In Sweden, pharmacists are more likely to recommend andrographis to stave off a cold than echinacea. In the last few years, Andrographis paniculata, an ancient weedy shrub native to India and Southern Asia, has become one of the best-selling cold remedies in Scandinavia. Not only does it rival echinacea's ability to effectively treat cold and flu symptoms, but at lower doses, it may help prevent colds as well.
Although andrographis' virtues as an immune system booster are only beginning to receive recognition in Western medicine, Indian and Chinese healing systems have used it numerous ways for centuries.
For example, in India, andrographis was widely credited for arresting the 1919 Indian flu epidemic, says J. Hancke, M.D., with the Max Planck Institute, who led two double-blind placebo-controlled studies on the herb in Sweden (Phytomedicine, 1997). In one study involving 107 18-year-old students, half took 200 mg of andrographis (standardized to contain 5.6 percent andrographolides—the active constituent) daily for three months. The other half took placebo. By the end of the trial, 16 students in the andrographis group had developed colds, compared with 33 students in the control group.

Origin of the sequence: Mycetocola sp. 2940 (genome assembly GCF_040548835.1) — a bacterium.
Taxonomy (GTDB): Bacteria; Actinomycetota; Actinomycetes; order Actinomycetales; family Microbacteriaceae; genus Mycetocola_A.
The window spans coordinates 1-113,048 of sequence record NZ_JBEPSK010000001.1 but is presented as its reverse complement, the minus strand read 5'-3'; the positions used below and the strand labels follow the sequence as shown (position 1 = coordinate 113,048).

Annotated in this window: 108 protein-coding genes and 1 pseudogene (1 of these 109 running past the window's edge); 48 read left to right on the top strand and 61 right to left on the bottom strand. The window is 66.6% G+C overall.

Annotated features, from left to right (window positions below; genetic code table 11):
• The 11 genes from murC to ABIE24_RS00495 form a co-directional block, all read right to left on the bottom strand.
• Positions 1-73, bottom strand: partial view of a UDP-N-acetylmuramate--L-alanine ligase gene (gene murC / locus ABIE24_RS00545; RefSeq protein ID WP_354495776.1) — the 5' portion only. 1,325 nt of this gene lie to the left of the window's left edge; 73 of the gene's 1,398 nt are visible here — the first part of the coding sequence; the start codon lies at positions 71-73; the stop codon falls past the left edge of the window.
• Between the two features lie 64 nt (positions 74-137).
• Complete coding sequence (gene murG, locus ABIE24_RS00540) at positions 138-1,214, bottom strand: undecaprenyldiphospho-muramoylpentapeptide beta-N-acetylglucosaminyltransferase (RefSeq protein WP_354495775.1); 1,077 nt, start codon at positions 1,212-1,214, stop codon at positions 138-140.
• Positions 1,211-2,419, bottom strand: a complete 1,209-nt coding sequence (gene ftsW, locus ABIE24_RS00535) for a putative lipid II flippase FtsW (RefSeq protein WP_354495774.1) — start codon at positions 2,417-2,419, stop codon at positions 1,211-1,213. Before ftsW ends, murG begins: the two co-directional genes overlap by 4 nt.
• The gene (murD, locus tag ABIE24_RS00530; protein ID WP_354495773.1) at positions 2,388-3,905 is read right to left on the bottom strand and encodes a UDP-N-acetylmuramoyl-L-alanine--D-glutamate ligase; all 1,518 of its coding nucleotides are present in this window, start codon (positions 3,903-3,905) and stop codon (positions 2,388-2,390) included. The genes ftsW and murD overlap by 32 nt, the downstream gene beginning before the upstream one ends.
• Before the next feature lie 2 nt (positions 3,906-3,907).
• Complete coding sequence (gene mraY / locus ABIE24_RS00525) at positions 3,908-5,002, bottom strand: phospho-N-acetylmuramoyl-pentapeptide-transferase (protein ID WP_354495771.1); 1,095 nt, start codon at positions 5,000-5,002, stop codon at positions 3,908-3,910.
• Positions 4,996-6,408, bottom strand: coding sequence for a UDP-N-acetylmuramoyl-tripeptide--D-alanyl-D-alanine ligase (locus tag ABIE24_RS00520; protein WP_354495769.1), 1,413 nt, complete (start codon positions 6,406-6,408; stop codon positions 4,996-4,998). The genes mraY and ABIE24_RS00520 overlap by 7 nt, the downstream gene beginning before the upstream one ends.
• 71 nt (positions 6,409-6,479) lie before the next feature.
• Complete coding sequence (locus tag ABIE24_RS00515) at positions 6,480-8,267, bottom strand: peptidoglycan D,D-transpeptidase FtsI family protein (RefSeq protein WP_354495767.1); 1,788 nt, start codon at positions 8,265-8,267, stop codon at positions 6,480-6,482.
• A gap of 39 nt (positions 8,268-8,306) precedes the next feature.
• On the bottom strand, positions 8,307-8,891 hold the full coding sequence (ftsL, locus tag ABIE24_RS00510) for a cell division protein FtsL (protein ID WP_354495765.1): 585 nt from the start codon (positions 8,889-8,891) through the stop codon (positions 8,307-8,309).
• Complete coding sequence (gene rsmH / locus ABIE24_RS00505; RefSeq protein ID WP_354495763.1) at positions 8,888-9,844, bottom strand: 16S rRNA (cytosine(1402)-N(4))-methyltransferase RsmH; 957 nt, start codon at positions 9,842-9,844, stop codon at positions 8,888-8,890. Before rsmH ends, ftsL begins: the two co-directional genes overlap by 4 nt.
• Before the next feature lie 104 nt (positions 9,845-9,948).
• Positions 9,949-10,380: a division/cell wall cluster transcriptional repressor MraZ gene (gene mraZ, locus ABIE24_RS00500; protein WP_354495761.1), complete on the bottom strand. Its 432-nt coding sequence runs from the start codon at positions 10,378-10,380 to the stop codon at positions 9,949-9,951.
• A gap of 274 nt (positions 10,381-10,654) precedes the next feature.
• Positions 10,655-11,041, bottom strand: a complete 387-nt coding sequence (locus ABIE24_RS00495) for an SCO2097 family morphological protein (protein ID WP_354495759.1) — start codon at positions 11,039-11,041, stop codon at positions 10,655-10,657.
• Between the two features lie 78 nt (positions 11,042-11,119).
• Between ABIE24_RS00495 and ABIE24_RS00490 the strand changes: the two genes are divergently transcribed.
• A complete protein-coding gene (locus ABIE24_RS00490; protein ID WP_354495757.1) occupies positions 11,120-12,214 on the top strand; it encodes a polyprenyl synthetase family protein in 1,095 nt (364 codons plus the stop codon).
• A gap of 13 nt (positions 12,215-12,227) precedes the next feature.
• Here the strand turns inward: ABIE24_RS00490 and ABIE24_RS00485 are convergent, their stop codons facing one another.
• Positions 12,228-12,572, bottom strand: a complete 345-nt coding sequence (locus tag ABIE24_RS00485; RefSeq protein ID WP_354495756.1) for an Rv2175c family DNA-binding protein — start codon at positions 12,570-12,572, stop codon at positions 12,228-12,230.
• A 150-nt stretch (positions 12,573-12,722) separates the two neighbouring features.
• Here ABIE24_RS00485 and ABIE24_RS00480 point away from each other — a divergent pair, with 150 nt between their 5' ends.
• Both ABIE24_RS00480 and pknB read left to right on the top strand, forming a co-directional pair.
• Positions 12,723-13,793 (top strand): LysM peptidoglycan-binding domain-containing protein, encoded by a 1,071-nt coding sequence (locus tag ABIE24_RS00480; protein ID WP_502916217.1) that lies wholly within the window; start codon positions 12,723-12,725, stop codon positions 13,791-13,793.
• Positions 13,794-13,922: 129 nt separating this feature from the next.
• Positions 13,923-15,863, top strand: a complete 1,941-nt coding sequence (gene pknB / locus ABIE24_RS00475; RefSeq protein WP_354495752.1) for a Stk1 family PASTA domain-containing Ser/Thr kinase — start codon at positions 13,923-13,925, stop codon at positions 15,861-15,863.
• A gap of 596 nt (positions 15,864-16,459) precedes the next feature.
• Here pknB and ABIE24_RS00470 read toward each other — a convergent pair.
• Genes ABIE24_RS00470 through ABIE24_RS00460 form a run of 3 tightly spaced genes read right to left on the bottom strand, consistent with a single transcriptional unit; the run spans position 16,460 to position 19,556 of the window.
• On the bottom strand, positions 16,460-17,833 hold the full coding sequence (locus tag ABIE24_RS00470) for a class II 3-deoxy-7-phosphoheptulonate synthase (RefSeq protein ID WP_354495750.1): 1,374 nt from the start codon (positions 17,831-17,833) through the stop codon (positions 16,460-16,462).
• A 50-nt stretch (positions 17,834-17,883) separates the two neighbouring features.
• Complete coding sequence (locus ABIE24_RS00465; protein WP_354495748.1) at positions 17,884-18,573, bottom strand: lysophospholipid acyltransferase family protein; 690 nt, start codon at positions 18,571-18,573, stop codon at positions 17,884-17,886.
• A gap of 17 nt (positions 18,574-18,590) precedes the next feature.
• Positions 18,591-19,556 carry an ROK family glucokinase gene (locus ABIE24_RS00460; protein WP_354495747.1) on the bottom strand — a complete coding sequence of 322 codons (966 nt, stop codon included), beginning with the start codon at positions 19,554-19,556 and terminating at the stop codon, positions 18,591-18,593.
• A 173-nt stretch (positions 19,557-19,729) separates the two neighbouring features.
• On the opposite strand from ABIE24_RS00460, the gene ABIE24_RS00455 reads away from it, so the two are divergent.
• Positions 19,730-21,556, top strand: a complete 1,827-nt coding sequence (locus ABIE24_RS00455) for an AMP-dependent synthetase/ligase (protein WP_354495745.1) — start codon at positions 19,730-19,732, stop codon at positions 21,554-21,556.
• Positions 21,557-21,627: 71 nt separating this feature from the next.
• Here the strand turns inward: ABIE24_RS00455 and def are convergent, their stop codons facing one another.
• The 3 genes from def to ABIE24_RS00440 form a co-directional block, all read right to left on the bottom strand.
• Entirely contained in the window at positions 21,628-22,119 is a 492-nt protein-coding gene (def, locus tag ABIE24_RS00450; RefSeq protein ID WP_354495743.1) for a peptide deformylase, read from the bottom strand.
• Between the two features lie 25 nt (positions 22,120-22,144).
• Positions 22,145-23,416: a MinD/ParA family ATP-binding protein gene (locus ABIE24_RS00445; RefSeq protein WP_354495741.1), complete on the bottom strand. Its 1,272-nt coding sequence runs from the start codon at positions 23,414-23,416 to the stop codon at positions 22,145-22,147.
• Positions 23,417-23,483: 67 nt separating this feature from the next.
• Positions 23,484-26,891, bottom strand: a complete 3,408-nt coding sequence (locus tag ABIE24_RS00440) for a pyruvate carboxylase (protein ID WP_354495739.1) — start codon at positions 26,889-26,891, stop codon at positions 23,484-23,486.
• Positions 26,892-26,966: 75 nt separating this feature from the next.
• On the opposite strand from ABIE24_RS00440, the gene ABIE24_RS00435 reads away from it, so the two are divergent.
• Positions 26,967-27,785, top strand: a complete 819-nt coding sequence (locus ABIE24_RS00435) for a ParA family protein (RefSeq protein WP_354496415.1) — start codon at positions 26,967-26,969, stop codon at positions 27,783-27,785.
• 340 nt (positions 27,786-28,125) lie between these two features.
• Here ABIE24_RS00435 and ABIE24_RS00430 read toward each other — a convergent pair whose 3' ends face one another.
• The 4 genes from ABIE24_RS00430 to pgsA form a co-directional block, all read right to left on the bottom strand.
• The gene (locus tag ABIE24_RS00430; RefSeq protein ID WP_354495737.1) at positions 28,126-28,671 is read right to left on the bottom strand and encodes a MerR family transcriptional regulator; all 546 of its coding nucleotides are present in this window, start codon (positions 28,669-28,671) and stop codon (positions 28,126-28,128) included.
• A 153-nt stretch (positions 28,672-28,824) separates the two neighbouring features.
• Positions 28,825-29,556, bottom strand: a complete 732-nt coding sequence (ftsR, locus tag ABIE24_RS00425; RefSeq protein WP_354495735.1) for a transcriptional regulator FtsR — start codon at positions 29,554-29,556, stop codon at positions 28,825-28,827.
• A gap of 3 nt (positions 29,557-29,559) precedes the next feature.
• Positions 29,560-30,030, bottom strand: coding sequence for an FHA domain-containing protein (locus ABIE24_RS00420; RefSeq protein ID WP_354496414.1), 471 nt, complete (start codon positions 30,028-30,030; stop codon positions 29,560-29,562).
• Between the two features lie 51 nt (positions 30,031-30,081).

In another study, andrographis reduced cold symptom severity (Phytomedicine, 1999). Of 158 adults with colds, participants given 1,200 mg daily of andrographis (standardized to contain 5.6 percent andrographolides) experienced significant improvements by the second day of treatment, and improved further by day four, compared with participants who received placebo. The symptoms that improved the most were earache, sleeplessness, nasal drainage and sore throat, though other cold symptoms improved as well.
In traditional Chinese medicine, andrographis is known as a cooling, detoxifying herb. "It is sometimes combined with isatis root and dandelion to make a patented Chinese remedy called Chuan Xin Lian," says Chinese herbalist Letha Hadady. "Andrographis is known to detoxify fire poison, which means it has anti-inflammatory and antimicrobial action," she says.